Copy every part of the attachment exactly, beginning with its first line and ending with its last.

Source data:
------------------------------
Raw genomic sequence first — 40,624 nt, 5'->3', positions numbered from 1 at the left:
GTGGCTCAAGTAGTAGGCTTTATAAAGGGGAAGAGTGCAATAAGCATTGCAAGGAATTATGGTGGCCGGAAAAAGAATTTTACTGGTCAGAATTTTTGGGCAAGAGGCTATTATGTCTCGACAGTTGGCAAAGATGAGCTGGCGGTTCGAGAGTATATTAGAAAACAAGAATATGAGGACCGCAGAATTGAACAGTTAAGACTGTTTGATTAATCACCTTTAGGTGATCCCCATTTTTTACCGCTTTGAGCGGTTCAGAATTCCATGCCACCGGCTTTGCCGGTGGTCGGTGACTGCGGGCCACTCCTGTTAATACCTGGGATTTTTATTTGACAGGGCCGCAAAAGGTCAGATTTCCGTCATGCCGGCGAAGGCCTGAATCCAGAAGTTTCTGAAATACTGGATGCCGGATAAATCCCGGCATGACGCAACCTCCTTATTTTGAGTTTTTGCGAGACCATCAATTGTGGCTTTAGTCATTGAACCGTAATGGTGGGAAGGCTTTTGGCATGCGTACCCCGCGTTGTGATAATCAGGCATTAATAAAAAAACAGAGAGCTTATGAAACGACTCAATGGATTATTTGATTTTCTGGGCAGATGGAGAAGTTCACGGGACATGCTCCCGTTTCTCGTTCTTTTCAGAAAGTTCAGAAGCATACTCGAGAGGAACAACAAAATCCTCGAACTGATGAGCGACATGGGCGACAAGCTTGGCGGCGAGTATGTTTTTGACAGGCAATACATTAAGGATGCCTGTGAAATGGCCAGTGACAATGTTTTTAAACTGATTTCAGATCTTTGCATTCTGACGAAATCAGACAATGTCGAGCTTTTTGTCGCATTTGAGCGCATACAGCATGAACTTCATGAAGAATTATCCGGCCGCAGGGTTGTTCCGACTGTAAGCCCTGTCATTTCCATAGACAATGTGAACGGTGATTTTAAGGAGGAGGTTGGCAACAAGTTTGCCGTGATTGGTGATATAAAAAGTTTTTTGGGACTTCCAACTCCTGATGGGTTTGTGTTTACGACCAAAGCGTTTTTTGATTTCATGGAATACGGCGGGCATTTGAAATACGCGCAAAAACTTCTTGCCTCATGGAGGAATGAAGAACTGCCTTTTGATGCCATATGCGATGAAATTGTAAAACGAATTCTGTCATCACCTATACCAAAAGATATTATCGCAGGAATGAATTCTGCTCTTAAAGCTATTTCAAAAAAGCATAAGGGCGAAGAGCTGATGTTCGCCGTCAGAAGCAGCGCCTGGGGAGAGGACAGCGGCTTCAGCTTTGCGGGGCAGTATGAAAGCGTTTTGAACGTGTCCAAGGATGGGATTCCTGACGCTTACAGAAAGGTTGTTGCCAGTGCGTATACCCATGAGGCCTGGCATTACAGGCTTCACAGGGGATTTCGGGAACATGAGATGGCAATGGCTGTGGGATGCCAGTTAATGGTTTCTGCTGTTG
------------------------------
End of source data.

Raw genomic sequence first — 40,624 nt, 5'->3', positions numbered from 1 at the left:
GTGGCTCAAGTAGTAGGCTTTATAAAGGGGAAGAGTGCAATAAGCATTGCAAGGAATTATGGTGGCCGGAAAAAGAATTTTACTGGTCAGAATTTTTGGGCAAGAGGCTATTATGTCTCGACAGTTGGCAAAGATGAGCTGGCGGTTCGAGAGTATATTAGAAAACAAGAATATGAGGACCGCAGAATTGAACAGTTAAGACTGTTTGATTAATCACCTTTAGGTGATCCCCATTTTTTACCGCTTTGAGCGGTTCAGAATTCCATGCCACCGGCTTTGCCGGTGGTCGGTGACTGCGGGCCACTCCTGTTAATACCTGGGATTTTTATTTGACAGGGCCGCAAAAGGTCAGATTTCCGTCATGCCGGCGAAGGCCTGAATCCAGAAGTTTCTGAAATACTGGATGCCGGATAAATCCCGGCATGACGCAACCTCCTTATTTTGAGTTTTTGCGAGACCATCAATTGTGGCTTTAGTCATTGAACCGTAATGGTGGGAAGGCTTTTGGCATGCGTACCCCGCGTTGTGATAATCAGGCATTAATAAAAAAACAGAGAGCTTATGAAACGACTCAATGGATTATTTGATTTTCTGGGCAGATGGAGAAGTTCACGGGACATGCTCCCGTTTCTCGTTCTTTTCAGAAAGTTCAGAAGCATACTCGAGAGGAACAACAAAATCCTCGAACTGATGAGCGACATGGGCGACAAGCTTGGCGGCGAGTATGTTTTTGACAGGCAATACATTAAGGATGCCTGTGAAATGGCCAGTGACAATGTTTTTAAACTGATTTCAGATCTTTGCATTCTGACGAAATCAGACAATGTCGAGCTTTTTGTCGCATTTGAGCGCATACAGCATGAACTTCATGAAGAATTATCCGGCCGCAGGGTTGTTCCGACTGTAAGCCCTGTCATTTCCATAGACAATGTGAACGGTGATTTTAAGGAGGAGGTTGGCAACAAGTTTGCCGTGATTGGTGATATAAAAAGTTTTTTGGGACTTCCAACTCCTGATGGGTTTGTGTTTACGACCAAAGCGTTTTTTGATTTCATGGAATACGGCGGGCATTTGAAATACGCGCAAAAACTTCTTGCCTCATGGAGGAATGAAGAACTGCCTTTTGATGCCATATGCGATGAAATTGTAAAACGAATTCTGTCATCACCTATACCAAAAGATATTATCGCAGGAATGAATTCTGCTCTTAAAGCTATTTCAAAAAAGCATAAGGGCGAAGAGCTGATGTTCGCCGTCAGAAGCAGCGCCTGGGGAGAGGACAGCGGCTTCAGCTTTGCGGGGCAGTATGAAAGCGTTTTGAACGTGTCCAAGGATGGGATTCCTGACGCTTACAGAAAGGTTGTTGCCAGTGCGTATACCCATGAGGCCTGGCATTACAGGCTTCACAGGGGATTTCGGGAACATGAGATGGCAATGGCTGTGGGATGCCAGTTAATGGTTTCTGCTGTTG